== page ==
For this Hat, we want to work with a multiple of 8, as that's critical to the stripes in the Body and the structure of the Crown shaping. And because I like maths and numbers and like to be helpful, I've created this chart for you (and if all has gone to plan, you should be able to click on it to enlarge).....

Simply choose your yarn weight, read along the chart to your head size and bingo! there's your cast on number.

Now, if your gauge doesn't perfectly match any of those given I suggest swapping around your Brim yarn with something else, or trying a different (finer) needle size. It won't hurt you to cast on for the 28sts gauge if your yarn gives you 29sts - it'll give you a smidge more negative ease and that's no bad thing.

I'm going to suggest that using needle sizes to adjust gauge is the smoothest road, as it'll save you a maths headache. Going up a needle size after the Brim will add in a little slouch. If, however, you want to something more along the lines of Tangled River or Runway in fit, then I'll explain at the end of this post what you'll want to do. First though, let me talk about cast on methods!

Cast-on Methods

For my samples, I used the Alternate Cable Cast-on, and did a knit side twisted rib (K1tbl, P1) to give me a comfy, cosy fabric that will survive a fair bit of wear and tear. You can of course use any cast-on method that suits you, including a split Brim, garter stitch Brim or even a folded Brim - it really depends on what you want, and what suitable yarns you have.

I've been beavering away on the Tutorial pages, and the Cast-on page has lots of extra PDFs to download, and the number of video clips are also growing. You'll know that I like to keep any videos short and to the point for folk with limited data packages and/or slow internet, or simply for those folk who prefer the info succinct, and I hope these will benefit you.

Don't forget that you're working in the round, so once you've cast on the required number of stitches, do follow all the usual practices - join in the round without twisting, and add a stitch marker. Use your preferred choice of needles for this job, whether that be DPNs, short circs, magic loop or two circs :)

Brim Depth

This will fall under the personal preference umbrella, but if you're really not sure, go for something like 1.5in/3.75cm. Or you could keep knitting until your yarn runs out!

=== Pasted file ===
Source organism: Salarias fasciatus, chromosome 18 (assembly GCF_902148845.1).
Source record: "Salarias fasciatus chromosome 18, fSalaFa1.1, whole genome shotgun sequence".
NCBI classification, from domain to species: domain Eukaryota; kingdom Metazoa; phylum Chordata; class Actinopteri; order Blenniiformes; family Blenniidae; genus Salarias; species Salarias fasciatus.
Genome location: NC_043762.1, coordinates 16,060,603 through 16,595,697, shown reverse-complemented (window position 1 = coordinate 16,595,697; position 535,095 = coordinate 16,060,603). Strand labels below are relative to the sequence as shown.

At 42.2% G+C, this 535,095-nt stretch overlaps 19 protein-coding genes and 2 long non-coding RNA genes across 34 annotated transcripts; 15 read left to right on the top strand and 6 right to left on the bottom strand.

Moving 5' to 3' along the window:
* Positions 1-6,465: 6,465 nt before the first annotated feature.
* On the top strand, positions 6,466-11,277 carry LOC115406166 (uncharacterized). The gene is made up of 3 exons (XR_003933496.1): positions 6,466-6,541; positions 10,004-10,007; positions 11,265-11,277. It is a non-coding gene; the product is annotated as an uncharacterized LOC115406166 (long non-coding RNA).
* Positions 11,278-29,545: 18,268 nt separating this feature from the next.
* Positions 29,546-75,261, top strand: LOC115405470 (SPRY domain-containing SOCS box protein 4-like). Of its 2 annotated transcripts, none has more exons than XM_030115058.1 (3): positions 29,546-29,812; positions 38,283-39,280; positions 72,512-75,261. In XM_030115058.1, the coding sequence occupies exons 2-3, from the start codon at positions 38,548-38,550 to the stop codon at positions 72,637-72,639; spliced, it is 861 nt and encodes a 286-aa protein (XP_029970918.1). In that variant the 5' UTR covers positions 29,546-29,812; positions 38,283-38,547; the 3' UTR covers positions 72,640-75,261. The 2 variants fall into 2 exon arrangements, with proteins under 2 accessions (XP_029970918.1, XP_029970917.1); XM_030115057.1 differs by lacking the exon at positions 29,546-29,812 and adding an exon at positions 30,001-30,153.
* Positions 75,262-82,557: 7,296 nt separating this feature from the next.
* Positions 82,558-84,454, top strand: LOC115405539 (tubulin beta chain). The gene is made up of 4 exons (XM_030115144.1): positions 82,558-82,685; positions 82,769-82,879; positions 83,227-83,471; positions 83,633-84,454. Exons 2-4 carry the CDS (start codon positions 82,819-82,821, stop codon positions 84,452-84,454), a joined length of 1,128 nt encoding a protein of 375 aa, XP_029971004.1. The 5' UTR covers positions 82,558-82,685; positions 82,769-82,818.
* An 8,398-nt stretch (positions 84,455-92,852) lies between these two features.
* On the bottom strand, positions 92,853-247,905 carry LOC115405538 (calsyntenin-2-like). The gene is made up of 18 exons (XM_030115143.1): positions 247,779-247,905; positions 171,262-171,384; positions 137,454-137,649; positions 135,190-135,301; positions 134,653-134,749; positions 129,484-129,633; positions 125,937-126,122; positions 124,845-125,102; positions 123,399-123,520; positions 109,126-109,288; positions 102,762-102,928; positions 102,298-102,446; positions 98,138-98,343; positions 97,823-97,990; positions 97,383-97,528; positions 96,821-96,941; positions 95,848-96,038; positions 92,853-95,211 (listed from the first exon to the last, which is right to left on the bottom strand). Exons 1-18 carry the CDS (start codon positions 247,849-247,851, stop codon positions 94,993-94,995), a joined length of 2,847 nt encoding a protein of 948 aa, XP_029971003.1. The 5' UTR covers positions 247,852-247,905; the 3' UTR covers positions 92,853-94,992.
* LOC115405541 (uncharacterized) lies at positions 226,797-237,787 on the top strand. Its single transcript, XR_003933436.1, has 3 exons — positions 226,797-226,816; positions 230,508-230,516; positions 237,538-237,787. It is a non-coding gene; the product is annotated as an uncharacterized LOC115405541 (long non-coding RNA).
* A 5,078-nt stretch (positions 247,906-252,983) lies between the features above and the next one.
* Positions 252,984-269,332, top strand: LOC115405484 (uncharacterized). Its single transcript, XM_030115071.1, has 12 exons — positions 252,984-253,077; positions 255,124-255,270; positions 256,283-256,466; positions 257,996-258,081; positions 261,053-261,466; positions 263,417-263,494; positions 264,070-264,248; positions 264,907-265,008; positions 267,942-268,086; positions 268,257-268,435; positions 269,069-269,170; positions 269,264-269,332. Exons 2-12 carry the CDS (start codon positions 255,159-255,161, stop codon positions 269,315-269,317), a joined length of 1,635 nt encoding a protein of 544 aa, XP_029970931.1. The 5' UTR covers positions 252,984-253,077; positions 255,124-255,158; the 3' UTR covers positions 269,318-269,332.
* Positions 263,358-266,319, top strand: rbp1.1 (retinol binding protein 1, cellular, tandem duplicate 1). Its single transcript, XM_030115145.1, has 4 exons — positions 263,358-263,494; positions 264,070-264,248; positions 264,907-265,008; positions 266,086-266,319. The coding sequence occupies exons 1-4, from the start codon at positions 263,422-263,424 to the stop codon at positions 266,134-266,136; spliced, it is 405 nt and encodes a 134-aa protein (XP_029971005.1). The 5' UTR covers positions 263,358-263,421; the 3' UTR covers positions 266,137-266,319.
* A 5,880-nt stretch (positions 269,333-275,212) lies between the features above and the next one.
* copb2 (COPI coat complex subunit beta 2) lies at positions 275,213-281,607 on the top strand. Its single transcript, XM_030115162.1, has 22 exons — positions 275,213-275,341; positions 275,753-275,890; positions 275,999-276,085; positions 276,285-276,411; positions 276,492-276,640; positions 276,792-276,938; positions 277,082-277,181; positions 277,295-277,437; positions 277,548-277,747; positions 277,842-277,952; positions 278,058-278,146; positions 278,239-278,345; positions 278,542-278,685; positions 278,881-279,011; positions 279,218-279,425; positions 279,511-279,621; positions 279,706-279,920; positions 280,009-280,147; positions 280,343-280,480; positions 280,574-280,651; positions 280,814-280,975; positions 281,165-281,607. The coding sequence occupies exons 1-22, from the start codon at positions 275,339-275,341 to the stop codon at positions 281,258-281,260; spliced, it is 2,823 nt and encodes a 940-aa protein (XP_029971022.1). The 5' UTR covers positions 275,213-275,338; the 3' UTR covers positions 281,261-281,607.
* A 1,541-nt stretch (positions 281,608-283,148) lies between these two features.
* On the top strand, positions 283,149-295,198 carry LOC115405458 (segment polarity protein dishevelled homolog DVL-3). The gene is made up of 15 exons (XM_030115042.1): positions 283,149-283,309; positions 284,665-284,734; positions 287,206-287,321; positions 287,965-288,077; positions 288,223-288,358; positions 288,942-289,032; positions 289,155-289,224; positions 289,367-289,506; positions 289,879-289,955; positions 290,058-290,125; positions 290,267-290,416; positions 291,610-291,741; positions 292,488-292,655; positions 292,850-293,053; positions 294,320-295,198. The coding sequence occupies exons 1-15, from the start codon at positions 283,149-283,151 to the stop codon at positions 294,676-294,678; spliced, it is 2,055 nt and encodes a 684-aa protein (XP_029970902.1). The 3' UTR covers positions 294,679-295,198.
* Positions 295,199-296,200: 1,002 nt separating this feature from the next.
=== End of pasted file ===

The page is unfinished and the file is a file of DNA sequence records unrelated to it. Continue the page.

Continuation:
If you reach the end of the Brim before I post the next instalment tomorrow, choose your next yarn, *purl* one round with it, then simply put it to one side and cast on another one ;)

And if you want more width in your Hat, here's the maths....

Slouch is achieved in a couple of different ways - more width, more length, or both. For my samples I knitted for longer to add length, and allowed the differences in fabric (firm rib in Brim, stocking stitch in Body) to add a little slouch. If you want more slouch though, you'll probably want to add more width, and that means increasing to more stitches for the Body.

So - we're working on a multiple of 8 for this Hat, as the Body stripes and Crown shaping rely on it. And if you want more width after the Brim, you have to think backwards and make your Brim work on a different multiple, so that after an increase round your Body section will have the right number of stitches.

I would suggest casting on with a multiple of 6, then increasing after the Brim. Working with a multiple of 6 for the Brim and then increasing to a multiple of 8 for the Body will give you an increase of 33%, which is not far off the numbers for the slouchy style Hats mentioned above. A multiple of 7 won't give you as much extra room, and a multiple of 5 will give you something closer to that of a beret.

Assuming then that a multiple of 6 is the best choice, I would use your gauge and head measurement on the chart above, find the relevant number, than round that down to the nearest multiple of 6 (we always round down, remember!). Cast on, work your Brim as directed, and when your Brim is the right length, what would be the first round of the first stripe will also be your increase round.

Your increase round would be:

Inc Rnd: *P3, M1P; repeat from * to end

where a M1P is a lifted bar increase, purlwise. I'll explain more about why your are purling tomorrow, but this will take your Brim on a multiple of 6 to the Body on a multiple of 8.

On your marks, get set....

Go cast on!

Don't forget that we've a #wwscrapalong KAL thread in my Ravelry group, and I'll endeavour to answer as many help questions as I can there and here.


AuthorWoolly Wormhead

Before I guide us through casting on, I just want to talk a little bit more about the yarns, just in case you're still undecided.



I mentioned before that I used sock yarn scraps for my #wwscrapalong Hats, and amongst those scraps were some mini skeins that I came home with from TNNA. Mini skeins are absolutely perfect for this project, as you can mix and match them with your leftovers and oddments for variety and colour. Gradients are also perfect, as are your handspun leftovers or other small lengths of precious yarn.

But you don't have to use sock weight or 4ply!

I have worked out the numbers for weights up to chunky, so you have plenty to choose from. If the most common weight in your stash is worsted, so be it - knit it in worsted!

You can also mix up yarn weights, too! If your main yarn weight is say, DK, you can still knit a stripe or three in 4ply or even lace weight - it will appear lacey and drape beautifully.

Or you can mix yarns together, holding two or three strands of laceweight, or two strands of 4ply - don't be afraid to experiment! The beauty of working with small amounts of yarn each time is that if you don't like how a stripe has worked up, you can rip out that stripe - it's just a few rows.

Once you've sorted out your yarns, you're ready to cast on!

AuthorWoolly Wormhead
2 CommentsPost a comment